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A Profile That Gets Results!


Here’s how to write an online profile that will work harder and help you connect with the best possible prospects.

By Margot Carmichael Lester

hen writing our online profiles, too many of us spend too much time talking about our ideal match. You know, what they’d look like, what their personality would be like, their favorite book, movie, ice-cream flavor and so forth.

But those reading your profile want to know more about you—because
Those reading your profile want to know more about you.
they’re the ones doing the shopping. This means you’ll be more successful attracting the right people if you spend a bit of time and energy selling yourself, awkward as that may sound. Don’t feel comfortable blowing your own horn? Realize there are those who want to be with someone just like you if you spend more profile time selling yourself than advertising for someone else. Here’s how:

1. Get over yourself
The first step is seeing yourself differently, counsels professional story-teller, Catherine Conant. That will necessarily steer you clear of the same old generic language. “We tend to find refuge in language that allows us to be ‘one of a type’ instead of staking our rightful place as a person of genuine and unique value,” she says. Ask friends to describe what sets you apart from others. Then play off what they say to come up with your own vision of yourself.

2. Write your own story
The best way to start is to write a paragraph or two about yourself as a “test drive” before you tackle your profile. Says Conant: “Your story should illustrate something of who you are and what you hold important,” and getting it down on paper will help you get at the “essence of you” that you want to communicate. For instance, says Conant, “you might write, ‘My grandfather was a really important person in my life. I watched him struggle his whole life, but he never said a bad word about anyone. He loved to make us laugh and I watched him do hundreds of small acts of kindness without expecting anything in return. I think he was one of the most important teachers I ever had.’ Without taking credit for anything,” she points out, “you are stating something insightful about what you’re offering in a relationship.” You can then shape and edit that insight to work in your profile.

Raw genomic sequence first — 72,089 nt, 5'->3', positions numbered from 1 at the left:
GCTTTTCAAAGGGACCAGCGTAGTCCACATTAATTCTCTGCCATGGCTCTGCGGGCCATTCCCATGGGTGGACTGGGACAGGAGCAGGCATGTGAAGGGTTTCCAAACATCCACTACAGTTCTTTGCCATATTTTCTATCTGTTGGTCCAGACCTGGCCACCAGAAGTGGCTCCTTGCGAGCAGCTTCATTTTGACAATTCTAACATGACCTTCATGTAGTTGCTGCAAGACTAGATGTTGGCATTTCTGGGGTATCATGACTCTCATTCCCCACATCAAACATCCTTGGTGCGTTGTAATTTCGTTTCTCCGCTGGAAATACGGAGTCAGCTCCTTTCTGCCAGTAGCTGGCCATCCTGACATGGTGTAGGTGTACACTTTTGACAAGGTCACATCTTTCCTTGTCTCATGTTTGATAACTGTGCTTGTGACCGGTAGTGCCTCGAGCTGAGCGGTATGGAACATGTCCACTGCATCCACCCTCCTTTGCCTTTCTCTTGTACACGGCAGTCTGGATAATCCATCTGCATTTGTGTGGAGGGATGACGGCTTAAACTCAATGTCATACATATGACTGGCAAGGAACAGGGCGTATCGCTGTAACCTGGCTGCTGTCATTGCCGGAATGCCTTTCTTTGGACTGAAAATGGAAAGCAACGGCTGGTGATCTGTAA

3. Sell, don’t advertise
“I was so busy focusing on what I wanted in a woman — a love of sports,
Your headline makes or breaks your first impression.
no neediness, a desire to have kids — that I didn’t give a lot of clues about who I was as a potential mate,” says Wayne Robbins of Sacramento. That changed when his sister enumerated the good qualities of a woman she wanted to set him up with. “It hit me like a ton of bricks that she never said one thing about what the woman wanted in me,” he recalls. “She was telling me the things she thought I would appreciate about her. After that I redid my profile to focus more on my good qualities, versus what I was seeking.” A few weeks later, he got an email from a woman he’s been dating now for over six months.

4. Stand out
So many people try to be everything to everyone, “the surest sign of insecurity,” notes branding expert Rob Frankel, the California-based author of The Revenge of Brand X. You want to appear uniquely qualified and confident. “Sign on to your singles service as someone of the opposite sex and look at the people competing with you. You’ll be amazed at how many women and men say the same thing as the people right next to them. Then do exactly what they don’t do,” says Frankel, so you’ll stand out.

5. Extend the quality to your headline
Your headline is like your profile’s hand shake. It makes — or breaks — the first impression. So it needs to be high-quality, too. “Headlines speak volumes about you, perhaps beyond what you realize,” points out Mary Jo Fay, the Colorado-based author of When Your “Perfect Partner” Goes Perfectly Wrong. “You want to avoid things like ‘Oh-So-Lonely in Phoenix’ or “Captain Thigh Biter.’ I’ve really seen those, and they bring a lot of negative baggage.”

Yes, it takes time and energy and honesty to write a profile that really works well for you. The process may feel a little weird at first, but the results are worth it, Conant says. “To honestly know and claim your own gifts is to have a great advantage.” And, when you’re dating online, it could be what brings you into contact with your special someone.


Margot Carmichael Lester is a North Carolina-based freelance writer and author of the Education is Your Business blog.
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